Judges also make politics

On December 21, 2022, National Autonomous University of Mexico (UNAM) academic Guillermo Sheridan proved that Mexico’s current Supreme Court of Justice of the Nation minister (SCJN), Yasmín Esquivel, had totally plagiarized an undergraduate thesis with which she obtained her law degree in 1987. In the following days, Esquivel systematically denied it, but in UNAM’s digital archive, which contains all the theses, the plagiarism could be confirmed. 

Finally, on January 11, the university confirmed that the minister obtained her degree fraudulently and in collusion with her thesis adviser. However, the university itself pointed out that the Ministry of Public Education, the State authority in charge of recognizing academic degrees, is the body that can withdraw the degree.

Almost everywhere in the world, the judiciary is a disciplinary monopoly; only those who have a law degree can access the judicial career. An academic degree demonstrates training and qualifies a person to practice a profession, but, if obtained fraudulently, that entire career will have been a simulation. 

Therefore, this is not just another case of academic plagiarism. This is a supreme court magistrate, one of the most important positions in the State, and her legitimacy is both based on the formal process to appoint her and on her career and reputation.

Esquivel, however, is the wife of José María Riobóo, one of the main contractors of Mexican President Andrés Manuel López Obrador, and very close to him since he governed Mexico City. This condition, and not so much her career, enabled Esquivel to be proposed by the Executive to become minister of the SCJN. Thus, her case puts into relief the legitimacy of judges, the weight of their decisions, the significant political role of judicial institutions as guarantors of the rule of law, but also the dangers of the politicization of justice.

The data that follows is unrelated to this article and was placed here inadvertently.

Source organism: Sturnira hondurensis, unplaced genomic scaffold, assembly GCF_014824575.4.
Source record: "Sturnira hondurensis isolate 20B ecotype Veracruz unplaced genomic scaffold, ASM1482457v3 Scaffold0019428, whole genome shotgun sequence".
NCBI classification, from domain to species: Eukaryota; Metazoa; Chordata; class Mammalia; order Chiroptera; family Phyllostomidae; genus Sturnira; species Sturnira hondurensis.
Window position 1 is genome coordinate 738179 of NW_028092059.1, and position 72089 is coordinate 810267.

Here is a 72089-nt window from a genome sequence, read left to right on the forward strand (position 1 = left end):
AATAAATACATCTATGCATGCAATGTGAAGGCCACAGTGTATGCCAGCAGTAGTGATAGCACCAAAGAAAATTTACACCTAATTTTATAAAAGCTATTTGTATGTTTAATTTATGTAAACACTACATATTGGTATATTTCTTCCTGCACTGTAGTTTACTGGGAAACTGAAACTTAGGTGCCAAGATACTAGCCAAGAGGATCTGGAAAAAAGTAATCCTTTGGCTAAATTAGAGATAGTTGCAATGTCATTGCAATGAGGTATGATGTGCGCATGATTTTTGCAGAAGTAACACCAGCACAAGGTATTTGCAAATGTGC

Judges are not the mouth of the law

Judges make policy since their actions and decisions have a decisive influence on the political system. Montesquieu’s dictum, “judges are the mouth through which the law speaks, inanimate beings who can moderate neither its strength nor its rigor”, is a misleading and unfortunately widespread view.

Laws are born in parliaments and, therefore, are political products with objectives and purposes. For laws to work and for their application to be fair, they must be constructed with the general good in mind, and even so, they can be manipulated. Hence, the role of judges is fundamental. When do the actions of judges contribute to the improvement of democracy? The answer is: when they legitimately enforce the rule of law.

In December 2022, a criminal court in Argentina sentenced Cristina Fernandez, vice president and leader of the current ruling group, to six years in prison for corruption during her two administrations. During the process and despite the evidence against her, Fernandez never ceased to consider herself the victim of a “judicial mafia”